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Format: 04/19/2014
Format: 04/19/2014


Beaver County Times: An industrial approach to battling cancer

Tuesday, February 9th, 2010

By: Scott Tady

Beaver County Times

HARMONY TWP. — Jim Semonik experienced gut-wrenching emotions when, at age 31, he learned he had colorectal cancer.

He felt fear. Anger. Sorrow.

The Harmony Township native especially felt sorry for his mother, who a few years earlier had lost her husband, John Semonik, to cancer.

“I told her to please not worry, and that I would fight ’til my last breath,” Semonik said.

To wage that war, Semonik pushed aside his negative feelings, and followed a more productive path paved with defiance and determination.

Semonik knew what he needed to do: Fight cancer with the music he loved.

Loud music. Aggressive music. A style of music defined as “industrial.”

Two years later, after surgery and grueling hospital treatments, Semonik is deemed cancer-free, though he continues to battle the disease on behalf of others. He enlisted 83 of his favorite industrial artists to supply fresh songs for a five-CD set of music, “Electronic Saviors: Industrial Music to Cure Cancer,” which Semonik will release worldwide on Tuesday, including at select stores in the national Hot Topic chain. All proceeds will go to Cancer Recovery Foundation of America, a Harrisburg-based group that educates, empowers and encourages cancer patients and their families.

“This is a dream come true,” said Semonik, a 1994 Ambridge Area High School graduate who plays in a Pittsburgh industrial band, Rein(Forced), and promotes Pittsburgh concerts with nationally touring industrial bands. In his day job, Semonik works as a buyer for Eide’s Entertainment in Pittsburgh, making sure that independent record store is stocked with the latest industrial releases.

To an outsider, industrial music — with its pulsating beats, techno beeps and blips, and oft-screamed lyrics — might seem cold, hard and impersonal. But an aficionado such as Semonik appreciates the genre’s lyrical depth and raw, heart-on-its-sleeve emotions.

He turned to such music for comfort and diversion in May 2008, when he began rigorous chemo and radiation treatments at Allegheny General Hospital in Pittsburgh.

“The first five weeks were extremely brutal,” said Semonik, who dropped 30 pounds and had 18 inches of his large intestine and two malignant tumors surgically removed.

To pass the time during recovery, doctors encouraged him to listen to music. So amid recuperating from radiation blasts, Semonik cranked tunes by favorite industrial bands, including The Dark Clan, Iris and Chemlab.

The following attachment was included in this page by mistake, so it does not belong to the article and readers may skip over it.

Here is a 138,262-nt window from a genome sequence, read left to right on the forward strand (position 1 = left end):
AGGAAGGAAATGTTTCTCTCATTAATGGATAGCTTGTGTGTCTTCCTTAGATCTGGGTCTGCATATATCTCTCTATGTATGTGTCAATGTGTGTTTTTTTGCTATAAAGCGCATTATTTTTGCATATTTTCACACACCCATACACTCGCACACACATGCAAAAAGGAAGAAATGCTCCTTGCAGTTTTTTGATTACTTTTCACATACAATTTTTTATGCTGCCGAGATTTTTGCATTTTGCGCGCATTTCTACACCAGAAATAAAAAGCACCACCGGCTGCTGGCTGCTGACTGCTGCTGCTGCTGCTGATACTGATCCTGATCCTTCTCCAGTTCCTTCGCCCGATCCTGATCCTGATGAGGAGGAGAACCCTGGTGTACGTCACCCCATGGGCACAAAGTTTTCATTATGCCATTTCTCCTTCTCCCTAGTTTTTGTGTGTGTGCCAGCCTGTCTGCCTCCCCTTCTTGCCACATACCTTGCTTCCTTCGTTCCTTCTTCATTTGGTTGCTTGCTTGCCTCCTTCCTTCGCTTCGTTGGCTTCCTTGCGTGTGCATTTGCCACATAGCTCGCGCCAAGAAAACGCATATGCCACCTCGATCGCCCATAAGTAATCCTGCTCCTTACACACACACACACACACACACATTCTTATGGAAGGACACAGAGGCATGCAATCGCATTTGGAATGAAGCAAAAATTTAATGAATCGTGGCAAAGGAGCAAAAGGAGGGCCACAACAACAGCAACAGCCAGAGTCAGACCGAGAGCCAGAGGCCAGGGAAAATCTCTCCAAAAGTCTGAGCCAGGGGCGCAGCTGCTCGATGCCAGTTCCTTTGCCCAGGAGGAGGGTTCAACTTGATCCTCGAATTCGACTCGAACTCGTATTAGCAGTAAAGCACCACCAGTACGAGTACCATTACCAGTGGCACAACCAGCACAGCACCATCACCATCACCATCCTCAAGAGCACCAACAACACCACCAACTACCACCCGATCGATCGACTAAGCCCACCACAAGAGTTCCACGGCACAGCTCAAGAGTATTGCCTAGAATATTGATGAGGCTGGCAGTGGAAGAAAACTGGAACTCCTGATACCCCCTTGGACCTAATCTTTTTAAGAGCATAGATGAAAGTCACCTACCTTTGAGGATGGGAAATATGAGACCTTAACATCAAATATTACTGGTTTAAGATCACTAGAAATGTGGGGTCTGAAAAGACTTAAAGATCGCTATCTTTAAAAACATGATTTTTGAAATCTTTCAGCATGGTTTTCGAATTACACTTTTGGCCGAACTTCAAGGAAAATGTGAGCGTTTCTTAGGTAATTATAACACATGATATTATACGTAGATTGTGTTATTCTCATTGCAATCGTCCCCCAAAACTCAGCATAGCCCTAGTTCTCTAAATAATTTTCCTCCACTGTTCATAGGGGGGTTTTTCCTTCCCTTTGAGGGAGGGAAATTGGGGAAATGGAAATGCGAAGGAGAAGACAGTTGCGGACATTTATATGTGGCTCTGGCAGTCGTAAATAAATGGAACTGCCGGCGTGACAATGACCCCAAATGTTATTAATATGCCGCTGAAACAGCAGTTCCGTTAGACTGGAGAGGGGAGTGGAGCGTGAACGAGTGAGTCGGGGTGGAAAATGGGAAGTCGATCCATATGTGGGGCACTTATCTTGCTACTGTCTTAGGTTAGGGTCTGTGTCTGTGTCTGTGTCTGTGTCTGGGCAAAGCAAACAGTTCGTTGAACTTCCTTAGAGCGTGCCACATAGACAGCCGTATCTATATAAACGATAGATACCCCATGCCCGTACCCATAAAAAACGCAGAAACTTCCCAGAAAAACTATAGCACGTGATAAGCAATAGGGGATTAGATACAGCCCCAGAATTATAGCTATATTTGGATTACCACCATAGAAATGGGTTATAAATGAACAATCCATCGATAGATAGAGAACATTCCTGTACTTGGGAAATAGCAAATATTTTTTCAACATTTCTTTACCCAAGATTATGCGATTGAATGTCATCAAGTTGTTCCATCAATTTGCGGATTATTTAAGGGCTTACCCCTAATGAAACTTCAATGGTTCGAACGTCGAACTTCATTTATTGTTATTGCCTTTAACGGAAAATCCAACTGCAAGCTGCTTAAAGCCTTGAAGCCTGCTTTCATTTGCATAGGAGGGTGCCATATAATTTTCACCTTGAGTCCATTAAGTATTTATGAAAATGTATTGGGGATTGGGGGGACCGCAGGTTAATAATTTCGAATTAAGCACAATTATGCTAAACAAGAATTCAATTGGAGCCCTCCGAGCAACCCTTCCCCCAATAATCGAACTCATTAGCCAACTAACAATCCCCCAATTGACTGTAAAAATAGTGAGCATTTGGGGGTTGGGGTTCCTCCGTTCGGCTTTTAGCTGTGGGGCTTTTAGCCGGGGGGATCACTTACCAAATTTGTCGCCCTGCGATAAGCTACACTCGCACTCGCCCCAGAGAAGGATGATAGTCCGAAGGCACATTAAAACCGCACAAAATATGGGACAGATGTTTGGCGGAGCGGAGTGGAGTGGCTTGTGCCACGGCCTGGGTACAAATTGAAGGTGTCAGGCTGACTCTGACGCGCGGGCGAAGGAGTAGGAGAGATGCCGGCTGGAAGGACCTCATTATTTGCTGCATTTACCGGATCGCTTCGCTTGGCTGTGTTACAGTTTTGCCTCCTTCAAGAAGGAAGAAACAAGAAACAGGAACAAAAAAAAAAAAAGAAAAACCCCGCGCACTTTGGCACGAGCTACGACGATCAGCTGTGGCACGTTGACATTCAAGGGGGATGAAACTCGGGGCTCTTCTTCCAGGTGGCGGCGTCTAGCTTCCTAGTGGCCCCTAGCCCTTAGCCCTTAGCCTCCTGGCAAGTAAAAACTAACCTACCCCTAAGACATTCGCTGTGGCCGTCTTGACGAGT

The day after his final radiation treatment, Semonik mustered the strength to visit a Pittsburgh club where he had booked a show by 16 Volt, an industrial band he had first seen while at Penn State University. As 16 Volt unloaded its gear, Semonik approached singer Eric Powell and floated the idea for a compilation CD raising money for cancer.

Powell accepted immediately, noting that he had lost two grandparents to cancer, and that his mother-in-law was undergoing chemo for lung cancer.

Semonik began reaching out to other industrial artists with whom which he had forged business relationships. Those bands didn’t hesitate to help.

“Jim’s one of the guys who has kept the underground electronic scene going in the East Coast for years (so) having the man ask us to submit a song for this compilation was a no-brainer,” said Sean Payne of the Chicago band Cyanotic, which supplied the song “Axiom” that appears on Disc One.

Dan Clark, of the Milwaukee band The Dark Clan, also leaped at the chance to help Semonik’s cause.

“His fortitude and honesty and amazingly upbeat attitude in the face of our species’ greatest killer and the pain and horror it forced him to endure were all the inspiration any artist should need to celebrate the strength of the human spirit,” Clark writes in the “Electronic Saviors” liner notes.

Advertisement Some of the contributed songs, such as “Notes from a War” by Madison, Wis., band Stromkern, specifically address cancer. Nearly every song imparts a message of standing strong in the face of adversity.

That’s what Semonik did, and now he’s living proof that — in some cases — courage and hope, coupled with support from doctors and loved ones, can turn back cancer.

“Jim’s approach to his disease and to his life is inspirational, not just to other patients but for those of us who care for patients with malignancies,” said Dr. David Medich, leader of the Allegheny General Hospital staff that treated Semonik. “He has taken on life’s greatest challenge at such a young age, and done so with exceptional grace and courage.”

To read more, visit the Beaver County Times website.

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